Please be that one voice.
“And let us not grow weary of doing good, for in due season we will reap, if we do not give up.” Galatians 6:9
One of the more difficult aspects of working through regret, guilt, and shame about your past, is recognizing how your actions may have caused a great deal of pain in another.
You may be a new creation, but that does not change the destruction you may have left in your wake before. There may be times you long for the ability to go back in time and do it right. However, there is nothing you can do to fix the past and you cannot remove pain from others. You can only ask for their forgiveness (if possible) and proceed to do the next right thing and love that person despite the hate they may harbor toward you.
You must trust that God keeps His promises. He can heal the brokenhearted and do the same work in them that He did in you. He is mightier than any pain you may have inflicted on another.
“He heals the brokenhearted and binds up their wounds.” Psalm 147:3
I can’t begin to count how many dresses I’ve purchased only to have them hang in my closet unworn. I would, of course, have every intention of wearing them. There were many times I tried. I would put one on only to change into something else before I left the house. Their ultimate destiny the donation box.
Most women naturally appreciate beautiful things. We desire to surround ourselves with beauty because we are by nature beautifiers. That same instinct holds true regarding our appearance. We desire to be adorned with beautiful things and to be thought of as lovely. We long to be cherished and looked upon with delight. Within appropriate situations, there is absolutely nothing wrong with this. God created that desire and our femininity, but what happens when that legitimate desire is manipulated by someone with wicked intentions? What happens when we feel betrayed by our God-given longing to be known, cherished, and found lovely?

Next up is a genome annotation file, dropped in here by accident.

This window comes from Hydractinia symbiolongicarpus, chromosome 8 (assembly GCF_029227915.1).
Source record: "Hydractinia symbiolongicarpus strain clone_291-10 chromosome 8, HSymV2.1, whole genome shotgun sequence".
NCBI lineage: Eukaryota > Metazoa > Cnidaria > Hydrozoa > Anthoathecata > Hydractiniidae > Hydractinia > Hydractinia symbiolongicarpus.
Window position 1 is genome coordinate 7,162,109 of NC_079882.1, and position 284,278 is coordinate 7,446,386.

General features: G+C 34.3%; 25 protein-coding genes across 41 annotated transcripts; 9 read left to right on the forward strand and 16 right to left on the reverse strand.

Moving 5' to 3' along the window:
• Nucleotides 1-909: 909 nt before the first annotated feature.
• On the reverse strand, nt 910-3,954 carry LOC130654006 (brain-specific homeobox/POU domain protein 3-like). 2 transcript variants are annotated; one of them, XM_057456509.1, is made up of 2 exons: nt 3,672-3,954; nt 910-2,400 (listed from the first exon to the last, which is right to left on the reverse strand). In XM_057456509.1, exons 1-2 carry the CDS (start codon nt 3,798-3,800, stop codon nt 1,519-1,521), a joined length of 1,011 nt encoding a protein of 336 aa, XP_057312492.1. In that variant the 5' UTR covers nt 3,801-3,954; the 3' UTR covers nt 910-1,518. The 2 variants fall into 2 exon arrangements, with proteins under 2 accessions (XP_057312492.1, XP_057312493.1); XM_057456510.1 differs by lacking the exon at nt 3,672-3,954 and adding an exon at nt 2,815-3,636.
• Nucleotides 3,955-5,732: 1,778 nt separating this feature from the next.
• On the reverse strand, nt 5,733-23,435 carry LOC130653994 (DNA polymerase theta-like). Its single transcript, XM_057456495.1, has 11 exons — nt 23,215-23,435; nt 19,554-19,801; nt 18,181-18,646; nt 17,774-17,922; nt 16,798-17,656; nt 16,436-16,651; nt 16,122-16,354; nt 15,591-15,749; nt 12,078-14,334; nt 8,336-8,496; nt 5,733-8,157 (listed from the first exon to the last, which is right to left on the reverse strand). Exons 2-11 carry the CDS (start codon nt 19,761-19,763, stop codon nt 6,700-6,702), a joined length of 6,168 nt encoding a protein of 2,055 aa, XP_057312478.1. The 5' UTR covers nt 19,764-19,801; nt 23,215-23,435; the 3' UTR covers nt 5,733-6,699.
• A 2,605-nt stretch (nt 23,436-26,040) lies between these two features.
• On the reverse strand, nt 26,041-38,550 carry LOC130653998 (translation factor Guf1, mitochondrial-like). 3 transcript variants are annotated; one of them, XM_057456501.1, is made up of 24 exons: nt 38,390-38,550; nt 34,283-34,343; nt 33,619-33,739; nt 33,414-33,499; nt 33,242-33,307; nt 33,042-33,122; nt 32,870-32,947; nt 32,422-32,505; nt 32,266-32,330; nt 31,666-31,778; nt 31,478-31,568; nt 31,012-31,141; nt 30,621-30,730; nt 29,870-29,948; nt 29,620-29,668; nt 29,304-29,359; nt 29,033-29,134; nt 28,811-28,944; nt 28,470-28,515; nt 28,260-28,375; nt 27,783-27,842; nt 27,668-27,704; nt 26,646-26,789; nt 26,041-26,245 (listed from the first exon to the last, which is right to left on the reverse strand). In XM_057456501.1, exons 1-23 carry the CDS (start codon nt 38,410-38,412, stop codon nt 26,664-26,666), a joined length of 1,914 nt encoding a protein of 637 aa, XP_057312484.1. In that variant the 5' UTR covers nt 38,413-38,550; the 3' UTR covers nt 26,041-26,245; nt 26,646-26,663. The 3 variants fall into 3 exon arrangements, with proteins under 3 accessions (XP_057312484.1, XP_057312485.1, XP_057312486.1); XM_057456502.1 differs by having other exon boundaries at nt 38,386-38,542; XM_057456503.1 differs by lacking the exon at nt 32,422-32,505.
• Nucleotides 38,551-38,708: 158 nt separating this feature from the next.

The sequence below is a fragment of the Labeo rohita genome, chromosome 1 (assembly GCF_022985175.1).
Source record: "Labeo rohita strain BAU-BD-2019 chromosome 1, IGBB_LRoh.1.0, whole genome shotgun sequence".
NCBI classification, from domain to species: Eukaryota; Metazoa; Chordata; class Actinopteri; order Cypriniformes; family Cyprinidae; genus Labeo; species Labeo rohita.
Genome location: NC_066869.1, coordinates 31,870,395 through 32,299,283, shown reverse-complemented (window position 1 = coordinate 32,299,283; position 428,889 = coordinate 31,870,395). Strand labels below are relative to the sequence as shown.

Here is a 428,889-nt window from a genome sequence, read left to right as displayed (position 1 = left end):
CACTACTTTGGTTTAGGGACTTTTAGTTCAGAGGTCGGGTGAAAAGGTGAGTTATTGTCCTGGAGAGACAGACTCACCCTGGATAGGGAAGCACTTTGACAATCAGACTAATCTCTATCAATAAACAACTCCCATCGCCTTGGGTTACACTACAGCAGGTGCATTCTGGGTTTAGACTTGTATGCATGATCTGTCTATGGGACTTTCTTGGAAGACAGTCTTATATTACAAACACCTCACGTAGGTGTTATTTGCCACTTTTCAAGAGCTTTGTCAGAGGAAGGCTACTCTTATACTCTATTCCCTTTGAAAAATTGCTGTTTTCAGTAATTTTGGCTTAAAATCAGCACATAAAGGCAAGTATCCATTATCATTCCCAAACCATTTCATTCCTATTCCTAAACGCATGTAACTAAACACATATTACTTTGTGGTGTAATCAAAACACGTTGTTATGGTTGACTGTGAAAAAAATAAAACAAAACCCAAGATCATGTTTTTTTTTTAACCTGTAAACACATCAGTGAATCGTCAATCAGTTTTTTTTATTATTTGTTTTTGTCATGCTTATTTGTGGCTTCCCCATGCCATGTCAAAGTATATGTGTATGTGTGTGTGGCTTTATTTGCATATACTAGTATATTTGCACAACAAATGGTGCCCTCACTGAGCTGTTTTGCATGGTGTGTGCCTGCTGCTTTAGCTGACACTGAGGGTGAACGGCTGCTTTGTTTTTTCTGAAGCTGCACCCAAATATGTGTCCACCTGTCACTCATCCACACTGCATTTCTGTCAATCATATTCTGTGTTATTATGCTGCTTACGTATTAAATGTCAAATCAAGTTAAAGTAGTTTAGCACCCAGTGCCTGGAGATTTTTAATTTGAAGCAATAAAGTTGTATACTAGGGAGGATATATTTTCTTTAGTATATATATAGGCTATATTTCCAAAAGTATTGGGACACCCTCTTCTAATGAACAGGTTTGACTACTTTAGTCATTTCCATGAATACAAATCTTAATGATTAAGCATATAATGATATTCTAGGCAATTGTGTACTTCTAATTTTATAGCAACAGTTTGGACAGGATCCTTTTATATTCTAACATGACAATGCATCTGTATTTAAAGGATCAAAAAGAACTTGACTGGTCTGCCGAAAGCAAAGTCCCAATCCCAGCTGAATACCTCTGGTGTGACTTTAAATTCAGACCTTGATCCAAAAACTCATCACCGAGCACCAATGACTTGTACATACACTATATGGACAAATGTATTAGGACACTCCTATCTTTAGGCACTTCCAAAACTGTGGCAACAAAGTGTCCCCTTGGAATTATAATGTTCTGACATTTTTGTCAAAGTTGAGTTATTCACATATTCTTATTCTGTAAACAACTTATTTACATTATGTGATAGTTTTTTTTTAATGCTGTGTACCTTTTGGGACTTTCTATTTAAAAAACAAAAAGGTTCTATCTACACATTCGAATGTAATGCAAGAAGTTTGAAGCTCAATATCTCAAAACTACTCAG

If a woman is sexually abused at any age, war was waged against her desire to know and be known. Usually, the outcome is a broken spirit and a life dictated by fear and shame. The abuse can affect how she sees her body and her femininity. For some victims, the feeling of shame gives birth to anger and the desire for control. She uses her sexuality, the very thing she’s ashamed of, to manipulate and ultimately shame others. The opposite can also be true. Shame about her sexuality may cause a woman to harbor guilt and self-loathing. This guilt does not belong to her, but she carries the burden and works to make herself invisible. If given a compliment she will often close herself off; wearing bitterness and shame like a warm coat. In both situations, fear is in control and shame is dictating truth. They work hard to never allow themselves to be victims again. Despite the illusion of strength or piety, each woman described is living life as a perpetual victim and both women are hiding. Either she is allowing herself to be used by others for pleasure and hiding behind bravado or she is allowing herself to be hurt repeatedly by the mere idea that she is feminine and hiding behind timidity. I know this to be true because I have played the role of both women at some point in my life.